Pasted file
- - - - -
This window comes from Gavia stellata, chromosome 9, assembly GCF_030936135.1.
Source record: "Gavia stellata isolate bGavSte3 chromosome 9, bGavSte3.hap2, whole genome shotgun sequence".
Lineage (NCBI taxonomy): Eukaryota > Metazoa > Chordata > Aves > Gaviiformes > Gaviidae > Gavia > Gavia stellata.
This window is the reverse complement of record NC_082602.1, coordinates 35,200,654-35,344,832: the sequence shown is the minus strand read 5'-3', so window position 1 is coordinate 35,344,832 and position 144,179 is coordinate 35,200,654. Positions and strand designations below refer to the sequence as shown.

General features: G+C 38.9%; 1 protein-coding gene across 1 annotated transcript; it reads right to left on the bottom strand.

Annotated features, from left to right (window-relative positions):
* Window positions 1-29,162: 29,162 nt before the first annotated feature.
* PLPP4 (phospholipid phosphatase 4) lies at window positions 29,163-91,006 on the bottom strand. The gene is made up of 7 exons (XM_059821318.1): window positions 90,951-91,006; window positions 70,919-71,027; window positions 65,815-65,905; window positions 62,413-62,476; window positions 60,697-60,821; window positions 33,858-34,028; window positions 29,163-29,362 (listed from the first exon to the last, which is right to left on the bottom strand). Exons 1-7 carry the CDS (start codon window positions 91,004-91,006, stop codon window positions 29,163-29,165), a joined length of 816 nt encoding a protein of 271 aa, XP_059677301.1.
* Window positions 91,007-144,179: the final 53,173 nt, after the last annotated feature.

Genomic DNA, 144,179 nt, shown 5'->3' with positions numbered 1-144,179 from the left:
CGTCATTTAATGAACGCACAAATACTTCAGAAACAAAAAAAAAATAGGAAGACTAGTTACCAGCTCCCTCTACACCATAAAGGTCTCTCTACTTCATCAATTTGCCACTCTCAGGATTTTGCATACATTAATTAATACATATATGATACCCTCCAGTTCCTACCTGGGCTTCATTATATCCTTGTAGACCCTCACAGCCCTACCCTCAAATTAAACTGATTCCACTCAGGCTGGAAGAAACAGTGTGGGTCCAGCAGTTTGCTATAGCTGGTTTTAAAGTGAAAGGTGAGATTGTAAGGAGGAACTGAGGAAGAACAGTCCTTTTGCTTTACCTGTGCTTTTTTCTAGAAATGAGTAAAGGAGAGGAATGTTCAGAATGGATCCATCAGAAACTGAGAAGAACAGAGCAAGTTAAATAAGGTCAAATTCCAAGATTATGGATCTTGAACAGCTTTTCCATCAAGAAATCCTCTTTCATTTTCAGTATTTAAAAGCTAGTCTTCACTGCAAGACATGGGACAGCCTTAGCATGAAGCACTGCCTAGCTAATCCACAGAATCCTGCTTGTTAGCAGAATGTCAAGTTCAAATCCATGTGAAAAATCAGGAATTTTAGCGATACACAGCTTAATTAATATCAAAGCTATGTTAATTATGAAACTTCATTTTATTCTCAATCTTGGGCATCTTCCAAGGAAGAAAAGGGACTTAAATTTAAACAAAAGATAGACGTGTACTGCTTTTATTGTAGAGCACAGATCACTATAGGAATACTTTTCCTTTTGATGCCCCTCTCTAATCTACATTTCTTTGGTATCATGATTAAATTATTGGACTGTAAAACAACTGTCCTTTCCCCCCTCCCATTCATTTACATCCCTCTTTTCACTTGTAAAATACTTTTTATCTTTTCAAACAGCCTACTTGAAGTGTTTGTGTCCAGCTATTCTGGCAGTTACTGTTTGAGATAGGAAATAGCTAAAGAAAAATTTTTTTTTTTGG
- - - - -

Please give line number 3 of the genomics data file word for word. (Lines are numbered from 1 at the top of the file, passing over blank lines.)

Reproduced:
Lineage (NCBI taxonomy): Eukaryota > Metazoa > Chordata > Aves > Gaviiformes > Gaviidae > Gavia > Gavia stellata.